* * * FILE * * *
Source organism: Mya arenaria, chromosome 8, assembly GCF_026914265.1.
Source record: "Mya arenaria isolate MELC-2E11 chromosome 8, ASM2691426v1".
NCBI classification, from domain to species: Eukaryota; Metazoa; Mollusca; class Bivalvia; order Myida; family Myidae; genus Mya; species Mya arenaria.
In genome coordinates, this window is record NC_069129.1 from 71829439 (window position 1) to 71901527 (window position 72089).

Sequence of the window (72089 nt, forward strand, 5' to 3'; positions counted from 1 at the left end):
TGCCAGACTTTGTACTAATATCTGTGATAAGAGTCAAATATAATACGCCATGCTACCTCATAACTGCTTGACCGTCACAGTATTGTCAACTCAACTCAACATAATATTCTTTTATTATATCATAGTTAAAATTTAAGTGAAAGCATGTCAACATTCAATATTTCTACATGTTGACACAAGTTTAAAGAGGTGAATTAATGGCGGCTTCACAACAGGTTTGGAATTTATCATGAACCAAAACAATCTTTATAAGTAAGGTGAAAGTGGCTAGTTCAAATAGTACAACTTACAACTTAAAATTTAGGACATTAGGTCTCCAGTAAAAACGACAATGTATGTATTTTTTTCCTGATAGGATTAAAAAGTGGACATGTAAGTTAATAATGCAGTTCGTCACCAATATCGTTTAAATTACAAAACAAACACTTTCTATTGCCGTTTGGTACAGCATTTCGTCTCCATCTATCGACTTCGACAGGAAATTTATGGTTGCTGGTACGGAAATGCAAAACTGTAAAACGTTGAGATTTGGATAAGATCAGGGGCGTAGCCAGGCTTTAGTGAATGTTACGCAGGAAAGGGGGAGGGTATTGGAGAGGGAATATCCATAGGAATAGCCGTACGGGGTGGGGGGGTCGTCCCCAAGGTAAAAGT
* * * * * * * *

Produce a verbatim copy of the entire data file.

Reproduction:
Source organism: Mya arenaria, chromosome 8, assembly GCF_026914265.1.
Source record: "Mya arenaria isolate MELC-2E11 chromosome 8, ASM2691426v1".
NCBI classification, from domain to species: Eukaryota; Metazoa; Mollusca; class Bivalvia; order Myida; family Myidae; genus Mya; species Mya arenaria.
In genome coordinates, this window is record NC_069129.1 from 71829439 (window position 1) to 71901527 (window position 72089).

Sequence of the window (72089 nt, forward strand, 5' to 3'; positions counted from 1 at the left end):
TGCCAGACTTTGTACTAATATCTGTGATAAGAGTCAAATATAATACGCCATGCTACCTCATAACTGCTTGACCGTCACAGTATTGTCAACTCAACTCAACATAATATTCTTTTATTATATCATAGTTAAAATTTAAGTGAAAGCATGTCAACATTCAATATTTCTACATGTTGACACAAGTTTAAAGAGGTGAATTAATGGCGGCTTCACAACAGGTTTGGAATTTATCATGAACCAAAACAATCTTTATAAGTAAGGTGAAAGTGGCTAGTTCAAATAGTACAACTTACAACTTAAAATTTAGGACATTAGGTCTCCAGTAAAAACGACAATGTATGTATTTTTTTCCTGATAGGATTAAAAAGTGGACATGTAAGTTAATAATGCAGTTCGTCACCAATATCGTTTAAATTACAAAACAAACACTTTCTATTGCCGTTTGGTACAGCATTTCGTCTCCATCTATCGACTTCGACAGGAAATTTATGGTTGCTGGTACGGAAATGCAAAACTGTAAAACGTTGAGATTTGGATAAGATCAGGGGCGTAGCCAGGCTTTAGTGAATGTTACGCAGGAAAGGGGGAGGGTATTGGAGAGGGAATATCCATAGGAATAGCCGTACGGGGTGGGGGGGTCGTCCCCAAGGTAAAAGT